Home / Opinion / Columns /  Boeing’s 737 Max crisis cannot be pinned on a single manager

The first indictment in the Boeing 737 Max crisis should not be the last. A federal grand jury has charged the company’s former chief technical pilot, Mark Forkner, with deceiving US Federal Aviation Administration officials in their evaluation of the Max and scheming to defraud the plane maker’s customers. Forkner is the only one to be indicted thus far in connection with crashes of Max that prompted a two-year grounding globally of the best-selling jet. Boeing’s market value remains about half of what it was before that; the damage to its reputation and that of the FAA is immeasurable.

Forkner, a mid-level manager whose job included coordinating with the regulator on pilot-training information, pleaded not guilty; his lawyer said he was being made a scapegoat. The crashes have been linked to flight-control software, Max’s Maneuvering Characteristics Augmentation System (MCAS), originally designed to guard against an aerodynamic stall but instead often forced the planes to nosedive and set off a cacophony of alerts that overwhelmed pilots. The FAA excluded its details from manuals and training modules because officials believed it turned on only in extreme situations. The indictment says Forkner allegedly failed to inform regulators when he learnt that the scope of MCAS had been expanded for activation under relatively normal flying conditions.

A key sales pitch for the Max was that pilots already well-versed in flying older 737 models would need little extra training. The new MCAS may have led the FAA to require more extensive training, which would have been costly. The indictment’s details aren’t flattering for Forkner, but the idea that he was operating as some kind of rogue employee and should alone shoulder all this blame defies logic. The indictment says Forkner was aware that Boeing had agreed to compensate at least one airline customer if the FAA required more significant pilot training. It doesn’t say he made that decision himself. Nor did he elect to expand the scope of MCAS in the first place, without the kind of fixes that Boeing has since made to get the Max airborne again. He may not even have been properly informed of the rework. “I basically lied to the regulators (unknowingly)," he wrote to a colleague after he seemingly stumbled across the changes in a simulated test flight.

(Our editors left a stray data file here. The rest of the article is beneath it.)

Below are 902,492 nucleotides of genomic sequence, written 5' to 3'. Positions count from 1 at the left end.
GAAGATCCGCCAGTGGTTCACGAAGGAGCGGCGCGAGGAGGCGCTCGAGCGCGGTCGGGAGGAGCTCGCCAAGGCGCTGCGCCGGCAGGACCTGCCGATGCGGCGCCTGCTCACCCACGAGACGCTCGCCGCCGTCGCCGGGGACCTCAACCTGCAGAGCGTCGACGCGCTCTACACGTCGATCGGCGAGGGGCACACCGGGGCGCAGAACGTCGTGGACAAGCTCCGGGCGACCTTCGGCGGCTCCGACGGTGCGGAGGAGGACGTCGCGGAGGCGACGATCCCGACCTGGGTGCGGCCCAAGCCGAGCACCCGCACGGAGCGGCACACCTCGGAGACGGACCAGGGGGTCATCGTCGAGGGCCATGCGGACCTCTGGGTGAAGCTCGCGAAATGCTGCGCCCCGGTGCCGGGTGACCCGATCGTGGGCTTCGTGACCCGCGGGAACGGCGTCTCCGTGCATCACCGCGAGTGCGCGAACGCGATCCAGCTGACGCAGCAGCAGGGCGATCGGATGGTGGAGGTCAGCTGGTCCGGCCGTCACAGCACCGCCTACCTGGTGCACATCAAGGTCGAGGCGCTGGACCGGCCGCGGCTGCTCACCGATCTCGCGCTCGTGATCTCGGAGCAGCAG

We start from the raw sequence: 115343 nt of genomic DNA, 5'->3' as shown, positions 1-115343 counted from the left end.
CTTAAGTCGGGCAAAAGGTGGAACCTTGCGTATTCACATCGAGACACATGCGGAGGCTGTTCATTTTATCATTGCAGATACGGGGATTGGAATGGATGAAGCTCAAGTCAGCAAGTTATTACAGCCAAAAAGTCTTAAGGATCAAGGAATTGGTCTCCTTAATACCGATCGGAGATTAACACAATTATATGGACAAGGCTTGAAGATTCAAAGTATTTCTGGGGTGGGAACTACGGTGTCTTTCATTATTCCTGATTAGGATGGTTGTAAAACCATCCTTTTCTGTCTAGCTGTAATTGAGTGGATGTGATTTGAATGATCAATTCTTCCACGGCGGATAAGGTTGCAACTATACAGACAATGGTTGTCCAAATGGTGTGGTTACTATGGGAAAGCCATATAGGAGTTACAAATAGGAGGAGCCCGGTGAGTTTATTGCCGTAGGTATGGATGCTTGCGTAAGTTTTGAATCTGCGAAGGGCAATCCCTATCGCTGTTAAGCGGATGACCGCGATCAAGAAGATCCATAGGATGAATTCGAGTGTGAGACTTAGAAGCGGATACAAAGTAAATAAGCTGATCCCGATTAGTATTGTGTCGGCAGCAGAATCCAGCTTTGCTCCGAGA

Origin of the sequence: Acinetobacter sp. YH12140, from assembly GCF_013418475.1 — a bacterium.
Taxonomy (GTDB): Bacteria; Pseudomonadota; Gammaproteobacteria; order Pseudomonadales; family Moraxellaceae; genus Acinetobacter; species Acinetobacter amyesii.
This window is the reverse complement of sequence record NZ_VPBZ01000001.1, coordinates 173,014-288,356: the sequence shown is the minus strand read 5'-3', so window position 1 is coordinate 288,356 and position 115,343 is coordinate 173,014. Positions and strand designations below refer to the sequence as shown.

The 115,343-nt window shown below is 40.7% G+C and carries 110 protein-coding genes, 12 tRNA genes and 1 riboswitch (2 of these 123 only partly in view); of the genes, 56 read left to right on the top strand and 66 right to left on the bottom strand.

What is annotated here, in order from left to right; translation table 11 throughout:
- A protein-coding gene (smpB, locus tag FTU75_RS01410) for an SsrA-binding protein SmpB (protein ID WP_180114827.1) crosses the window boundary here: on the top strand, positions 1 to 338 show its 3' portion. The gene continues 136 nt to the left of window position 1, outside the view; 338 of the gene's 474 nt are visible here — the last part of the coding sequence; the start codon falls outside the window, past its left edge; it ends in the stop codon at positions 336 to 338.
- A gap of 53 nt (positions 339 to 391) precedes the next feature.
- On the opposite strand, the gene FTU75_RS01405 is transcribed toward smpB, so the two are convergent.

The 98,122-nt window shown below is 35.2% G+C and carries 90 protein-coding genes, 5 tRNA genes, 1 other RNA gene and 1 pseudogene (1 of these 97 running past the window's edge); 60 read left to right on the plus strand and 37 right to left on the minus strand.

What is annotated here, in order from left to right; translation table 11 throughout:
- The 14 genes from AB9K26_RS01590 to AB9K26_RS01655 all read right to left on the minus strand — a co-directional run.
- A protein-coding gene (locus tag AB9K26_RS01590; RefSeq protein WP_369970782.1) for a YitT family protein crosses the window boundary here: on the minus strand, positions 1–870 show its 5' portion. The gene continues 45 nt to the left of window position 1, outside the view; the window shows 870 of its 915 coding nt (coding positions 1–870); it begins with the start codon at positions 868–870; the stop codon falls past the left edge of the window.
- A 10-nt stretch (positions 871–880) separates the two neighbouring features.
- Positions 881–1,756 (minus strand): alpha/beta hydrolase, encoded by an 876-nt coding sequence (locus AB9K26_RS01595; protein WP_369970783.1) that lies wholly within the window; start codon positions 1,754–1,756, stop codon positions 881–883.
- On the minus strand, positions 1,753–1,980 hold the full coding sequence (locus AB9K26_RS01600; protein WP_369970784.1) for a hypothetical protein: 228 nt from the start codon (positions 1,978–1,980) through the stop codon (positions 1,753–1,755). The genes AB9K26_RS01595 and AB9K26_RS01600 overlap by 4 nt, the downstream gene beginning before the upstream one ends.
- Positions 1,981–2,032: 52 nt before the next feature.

It wasn’t one person behind this, it was a culture that encouraged such behaviour and a company that lacked the kind of inter-divisional coordination and quality controls necessary to churn out safe aeroplanes.

The language in the US Department of Justice’s statement on Forkner echoes that of a January deal with Boeing to settle a criminal charge of conspiracy to defraud the US government with essentially a slap on the wrist. The deferred prosecution agreement requires Boeing to cooperate with investigators, enhance reporting on internal controls and meet routinely with regulators to prove it’s doing all it can to discourage future infractions. But the Department concluded that Boeing didn’t need an independent compliance monitor, in part because its “misconduct was neither pervasive across the organization, nor undertaken by a large number of employees, nor facilitated by senior management."

Really? Forkner left Boeing in July 2018. The first Max crash happened in October that year. It took Boeing many months after the second accident in March 2019 to take full accountability for its role in the crashes. Boeing repeatedly pushed overly optimistic deadlines for the Max’s return, and it wasn’t until January 2020 that Boeing finally recommended simulator training for pilots.

Despite the crash, its then CEO Dennis Muilenburg was paid a total of $23.4 million in 2018. He was ousted in December 2019 but has re-emerged as the chief of New Vista Acquisition Corp, a special purpose acquisition company that raised more than $200 million earlier this year to hunt for deals in the space or air mobility industry.

It’s worth noting that it’s possibly also in the US government’s interest to paint the Max crisis as the work of rogue employees; a full-scale criminal prosecution of Boeing at the corporate level may have complicated the company’s ability to continue receiving federal contracts. Boeing is one of the top US defence contractors and America’s only maker of large commercial jets. Casting blame on the Boeing employees who communicated with the FAA also diverts attention from why regulators failed to probe more thoroughly. The Wall Street Journal has reported that officials elsewhere within the FAA knew about key changes to MCAS, even if those whom Forkner interacted with on pilot training did not.

The 737 Max crisis reflects systemic breakdowns in company culture, management oversight and aeroplane safety regulation. If there is a primary villain in this mess, it’s not Mark Forkner.

Brooke Sutherland is a Bloomberg Opinion columnist covering deals and industrial companies

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